Is It Ever OK to Sleep with a Space Heater On?
For as awesome as having an electric space heater can be during the cold weather season, they often come with a lot of safety risks.
We called on Jim Bullock, a retired FDNY Deputy Chief and President of New York Fire Consultants (NYFC) for advice on how to manage our space heaters properly at home. From when to turn yours off to places you should never put one, here are 10 expert tips for handling your space heater safely this winter.
Choose auto-shut-off styles only
“When purchasing an electric space heater, only look for heaters with automatic shut-off features (to help prevent them overheating).”
Turn them off before you snooze (and unplug before you bounce)
“Never leave an operating heater unattended and always unplug it when not in use.”
Mind your cords
“String out power cords on top of your area rugs and carpeting. Placing anything, including furniture, on top of the cord might damage it and create a potential fire hazard.”
Only plug yours into a wall outlet
“Do not use your heater with a power strip or extension cord. Overheating of a power strip or extension cord could quickly result in a fire.”
Keep flammables at least three feet away
“Keep combustible materials, such as furniture, pillows, bedding, papers, clothes, and curtains at least three feet from the front of the heater and away from the sides and rear.”
“Unless the heater is specifically designed for bathroom or outdoor use, don’t use one in damp or wet areas. Parts in the heater could get damaged by the moisture and create a bigger safety hazard down the line.”
Watch how you unplug
“Unplug your heater when not in use by pulling the plug straight out from the outlet (and inspect the cord periodically for damage when you do).”
“Never plug any other electrical device into the same outlet as your heater. This could result in overheating.”
Keep your little ones away
“Heaters should be kept away from children and pets and only placed in a child’s room with supervision.”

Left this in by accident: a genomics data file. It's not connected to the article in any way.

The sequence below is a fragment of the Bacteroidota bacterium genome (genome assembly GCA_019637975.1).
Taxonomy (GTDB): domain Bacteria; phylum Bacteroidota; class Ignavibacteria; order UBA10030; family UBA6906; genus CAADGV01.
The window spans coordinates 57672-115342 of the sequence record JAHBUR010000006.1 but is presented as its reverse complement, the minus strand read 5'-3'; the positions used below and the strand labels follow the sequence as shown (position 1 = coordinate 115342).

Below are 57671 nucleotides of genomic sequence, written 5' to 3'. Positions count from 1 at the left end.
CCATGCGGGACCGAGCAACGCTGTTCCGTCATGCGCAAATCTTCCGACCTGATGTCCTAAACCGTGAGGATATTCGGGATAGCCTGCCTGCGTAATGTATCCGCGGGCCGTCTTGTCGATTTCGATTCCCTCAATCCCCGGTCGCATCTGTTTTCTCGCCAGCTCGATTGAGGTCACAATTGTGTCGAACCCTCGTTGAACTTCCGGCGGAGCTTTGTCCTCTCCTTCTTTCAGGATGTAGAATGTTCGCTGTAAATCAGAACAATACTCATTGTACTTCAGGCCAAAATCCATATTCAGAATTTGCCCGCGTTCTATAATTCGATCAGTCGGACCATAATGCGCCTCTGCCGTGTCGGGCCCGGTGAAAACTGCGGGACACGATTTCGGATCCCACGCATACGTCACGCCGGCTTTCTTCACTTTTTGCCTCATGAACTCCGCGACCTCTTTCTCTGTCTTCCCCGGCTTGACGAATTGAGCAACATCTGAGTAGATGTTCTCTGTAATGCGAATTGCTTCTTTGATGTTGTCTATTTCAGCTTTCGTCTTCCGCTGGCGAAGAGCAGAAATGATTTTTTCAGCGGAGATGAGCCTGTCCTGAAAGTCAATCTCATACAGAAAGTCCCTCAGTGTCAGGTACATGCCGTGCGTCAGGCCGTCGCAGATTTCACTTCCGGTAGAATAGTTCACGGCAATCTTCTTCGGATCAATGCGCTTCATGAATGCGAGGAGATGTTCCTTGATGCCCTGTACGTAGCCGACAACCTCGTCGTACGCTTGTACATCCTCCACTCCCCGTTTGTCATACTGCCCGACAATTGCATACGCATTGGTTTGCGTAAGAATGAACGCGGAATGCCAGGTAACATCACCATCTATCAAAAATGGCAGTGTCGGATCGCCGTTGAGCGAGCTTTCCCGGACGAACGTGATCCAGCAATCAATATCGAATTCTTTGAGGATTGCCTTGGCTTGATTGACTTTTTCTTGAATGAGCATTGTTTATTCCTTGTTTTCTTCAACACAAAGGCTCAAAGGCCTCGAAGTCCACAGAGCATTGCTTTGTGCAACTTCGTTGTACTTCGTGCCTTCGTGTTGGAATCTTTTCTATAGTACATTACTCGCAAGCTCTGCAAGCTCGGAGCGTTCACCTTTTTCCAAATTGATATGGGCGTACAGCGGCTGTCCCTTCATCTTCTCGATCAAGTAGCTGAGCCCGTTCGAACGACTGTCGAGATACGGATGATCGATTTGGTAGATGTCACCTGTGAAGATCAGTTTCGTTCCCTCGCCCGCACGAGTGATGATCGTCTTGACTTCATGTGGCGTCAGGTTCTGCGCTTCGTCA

“Keep your space heater on a flat and sturdy surface (such as the floor) and never on top of furniture, where they can easily get knocked over and start a fire.
Looking to buy one? Here are Apartment Therapy’s latest picks for the best space heaters.
Some Safety Tips for Electric Blankets, Too
Barbara Guthrie, Chief Public Safety Officer at UL, schools us on the dos and dont’s of using electric blankets this season.
1. DON’T use if you’re sensitive to heat: “It’s important to remember that electric bedding should not used for an infant or an immobile person, or anyone insensitive to heat, such as a person with poor blood circulation. Damage to the product or misuse could increase the risk of fire, electric shock, and thermal burns. An overheating condition may not be obvious to the user but can result in a thermal burn if exposed long enough.”
2. DO use the blanket to heat up the bed. “Just remember to turn it off before you go to sleep. ”
3. DO keep your blanket in good condition. Follow the manufacturer’s directions for proper cleaning and storage. Check for worn areas, loose plugs or other damage like cracks and breaks in the wiring, plugs, and connectors, and look for charred spots on both sides. Throw out any blanket that shows signs of damage.
4. DON’T let your pets near one. “They can nibble the wires, which can create a shock or fire hazard.”
5. DO store it correctly. Never fold an electric blanket when using it—the wires inside the blanket can become damaged, causing the blanket to overheat and maybe even spark. Store the electric blanket by rolling, not folding, it.”
6. DON’T put bedding or anything else on top of an electric blanket when you’re using it. “And never use it along with a heating pad, since heat can become trapped in the bedding layers and cause burns. Never use electric blankets on sofa beds, pullout beds, or mechanically adjustable beds as the heater or control wires could become pinched or frayed. When you’re done using the blanket, turn it off and unplug it.”
7. DO look for the UL Mark. “Only use blankets that have been approved by nationally recognized testing agencies, such as UL. Never buy an electric blanket from a secondhand shop or garage sale.”